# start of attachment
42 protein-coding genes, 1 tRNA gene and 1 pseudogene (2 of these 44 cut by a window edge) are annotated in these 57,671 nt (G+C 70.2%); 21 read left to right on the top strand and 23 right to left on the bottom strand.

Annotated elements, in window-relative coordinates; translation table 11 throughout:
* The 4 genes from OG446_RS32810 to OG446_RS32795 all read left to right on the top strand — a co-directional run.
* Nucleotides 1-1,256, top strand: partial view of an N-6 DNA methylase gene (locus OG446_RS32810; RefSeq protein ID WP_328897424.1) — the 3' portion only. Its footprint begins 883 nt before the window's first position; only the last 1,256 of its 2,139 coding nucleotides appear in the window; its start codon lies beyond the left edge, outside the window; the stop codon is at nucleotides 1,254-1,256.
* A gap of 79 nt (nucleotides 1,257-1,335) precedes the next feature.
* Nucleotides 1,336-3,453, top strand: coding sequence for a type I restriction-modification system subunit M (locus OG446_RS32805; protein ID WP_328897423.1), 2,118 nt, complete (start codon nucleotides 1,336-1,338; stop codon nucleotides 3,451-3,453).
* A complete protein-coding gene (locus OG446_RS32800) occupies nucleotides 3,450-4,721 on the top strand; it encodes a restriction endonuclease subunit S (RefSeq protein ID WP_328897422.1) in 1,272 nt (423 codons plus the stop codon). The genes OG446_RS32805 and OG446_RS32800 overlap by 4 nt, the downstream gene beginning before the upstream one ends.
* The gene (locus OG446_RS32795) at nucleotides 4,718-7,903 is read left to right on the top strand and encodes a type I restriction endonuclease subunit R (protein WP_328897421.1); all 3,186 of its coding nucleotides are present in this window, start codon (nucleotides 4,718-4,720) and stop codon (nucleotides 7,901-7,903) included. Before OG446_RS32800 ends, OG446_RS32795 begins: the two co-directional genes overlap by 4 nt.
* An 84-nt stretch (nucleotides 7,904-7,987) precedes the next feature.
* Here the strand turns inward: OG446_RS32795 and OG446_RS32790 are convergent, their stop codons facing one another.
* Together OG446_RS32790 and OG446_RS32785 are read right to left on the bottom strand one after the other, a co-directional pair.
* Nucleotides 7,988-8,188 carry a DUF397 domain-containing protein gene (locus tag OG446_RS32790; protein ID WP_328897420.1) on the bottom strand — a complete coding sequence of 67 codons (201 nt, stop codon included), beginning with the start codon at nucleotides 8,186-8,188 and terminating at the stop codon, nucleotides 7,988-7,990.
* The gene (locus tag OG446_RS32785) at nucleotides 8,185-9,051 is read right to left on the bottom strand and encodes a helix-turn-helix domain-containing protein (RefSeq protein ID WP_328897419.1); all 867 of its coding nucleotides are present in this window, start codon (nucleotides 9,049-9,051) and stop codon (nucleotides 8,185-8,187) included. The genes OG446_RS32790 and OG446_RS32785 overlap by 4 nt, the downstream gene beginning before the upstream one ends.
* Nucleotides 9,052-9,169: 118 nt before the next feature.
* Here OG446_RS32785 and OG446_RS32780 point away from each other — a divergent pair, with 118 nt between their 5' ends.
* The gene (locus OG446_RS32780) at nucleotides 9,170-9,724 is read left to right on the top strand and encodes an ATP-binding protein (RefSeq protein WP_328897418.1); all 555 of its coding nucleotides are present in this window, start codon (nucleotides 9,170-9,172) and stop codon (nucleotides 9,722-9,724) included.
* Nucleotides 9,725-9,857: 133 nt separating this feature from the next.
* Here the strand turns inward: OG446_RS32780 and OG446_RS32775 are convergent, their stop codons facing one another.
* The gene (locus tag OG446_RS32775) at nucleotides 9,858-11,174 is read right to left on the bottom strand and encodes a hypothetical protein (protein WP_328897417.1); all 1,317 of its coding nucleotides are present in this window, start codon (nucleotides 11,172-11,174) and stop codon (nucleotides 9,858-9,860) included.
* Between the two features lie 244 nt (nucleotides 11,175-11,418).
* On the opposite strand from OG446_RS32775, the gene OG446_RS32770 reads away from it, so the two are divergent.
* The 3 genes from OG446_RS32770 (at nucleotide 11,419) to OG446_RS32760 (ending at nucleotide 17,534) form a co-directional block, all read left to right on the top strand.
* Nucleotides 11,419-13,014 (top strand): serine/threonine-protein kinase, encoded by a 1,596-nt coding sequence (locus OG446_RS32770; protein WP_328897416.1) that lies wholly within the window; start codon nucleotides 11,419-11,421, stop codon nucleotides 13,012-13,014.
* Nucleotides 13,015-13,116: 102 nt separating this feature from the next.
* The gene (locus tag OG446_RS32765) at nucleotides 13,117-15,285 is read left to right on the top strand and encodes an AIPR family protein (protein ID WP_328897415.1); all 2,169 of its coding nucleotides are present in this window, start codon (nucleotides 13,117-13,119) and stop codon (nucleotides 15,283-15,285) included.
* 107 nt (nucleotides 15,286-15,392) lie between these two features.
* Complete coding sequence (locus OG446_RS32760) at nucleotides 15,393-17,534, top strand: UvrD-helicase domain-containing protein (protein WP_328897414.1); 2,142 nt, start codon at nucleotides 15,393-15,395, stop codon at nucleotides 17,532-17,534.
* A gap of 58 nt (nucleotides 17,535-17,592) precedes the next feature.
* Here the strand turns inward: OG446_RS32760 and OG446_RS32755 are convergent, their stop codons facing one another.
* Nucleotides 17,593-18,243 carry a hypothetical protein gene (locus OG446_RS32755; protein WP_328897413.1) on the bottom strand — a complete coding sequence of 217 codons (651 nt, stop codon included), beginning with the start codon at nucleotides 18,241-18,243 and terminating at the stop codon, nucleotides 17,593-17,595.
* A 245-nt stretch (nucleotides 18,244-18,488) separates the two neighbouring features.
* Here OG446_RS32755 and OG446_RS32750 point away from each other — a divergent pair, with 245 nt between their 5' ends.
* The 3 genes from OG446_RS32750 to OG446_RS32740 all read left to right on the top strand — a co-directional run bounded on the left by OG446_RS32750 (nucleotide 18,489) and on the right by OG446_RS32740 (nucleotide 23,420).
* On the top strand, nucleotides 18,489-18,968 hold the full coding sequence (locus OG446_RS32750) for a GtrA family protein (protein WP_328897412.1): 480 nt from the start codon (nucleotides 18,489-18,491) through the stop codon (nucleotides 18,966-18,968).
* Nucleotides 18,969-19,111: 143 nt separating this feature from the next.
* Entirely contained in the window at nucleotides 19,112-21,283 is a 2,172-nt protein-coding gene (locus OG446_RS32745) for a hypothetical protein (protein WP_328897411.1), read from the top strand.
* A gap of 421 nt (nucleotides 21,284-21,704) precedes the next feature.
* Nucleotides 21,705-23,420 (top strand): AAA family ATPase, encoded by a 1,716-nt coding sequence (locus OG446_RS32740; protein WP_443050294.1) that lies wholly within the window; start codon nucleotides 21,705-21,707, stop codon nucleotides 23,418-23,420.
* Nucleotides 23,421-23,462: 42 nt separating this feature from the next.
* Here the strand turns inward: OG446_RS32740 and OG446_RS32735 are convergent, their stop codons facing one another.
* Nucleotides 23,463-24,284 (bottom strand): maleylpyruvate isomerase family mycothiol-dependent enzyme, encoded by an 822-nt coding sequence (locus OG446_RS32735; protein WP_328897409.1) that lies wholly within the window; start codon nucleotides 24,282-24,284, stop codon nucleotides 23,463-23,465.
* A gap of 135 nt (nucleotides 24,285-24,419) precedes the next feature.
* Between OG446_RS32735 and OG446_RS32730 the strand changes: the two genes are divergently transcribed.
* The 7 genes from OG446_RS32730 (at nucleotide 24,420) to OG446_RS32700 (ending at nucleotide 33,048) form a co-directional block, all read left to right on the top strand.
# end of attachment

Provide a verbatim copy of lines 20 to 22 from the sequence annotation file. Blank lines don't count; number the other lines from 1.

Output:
* Between the two features lie 244 nt (nucleotides 11,175-11,418).
* On the opposite strand from OG446_RS32775, the gene OG446_RS32770 reads away from it, so the two are divergent.
* The 3 genes from OG446_RS32770 (at nucleotide 11,419) to OG446_RS32760 (ending at nucleotide 17,534) form a co-directional block, all read left to right on the top strand.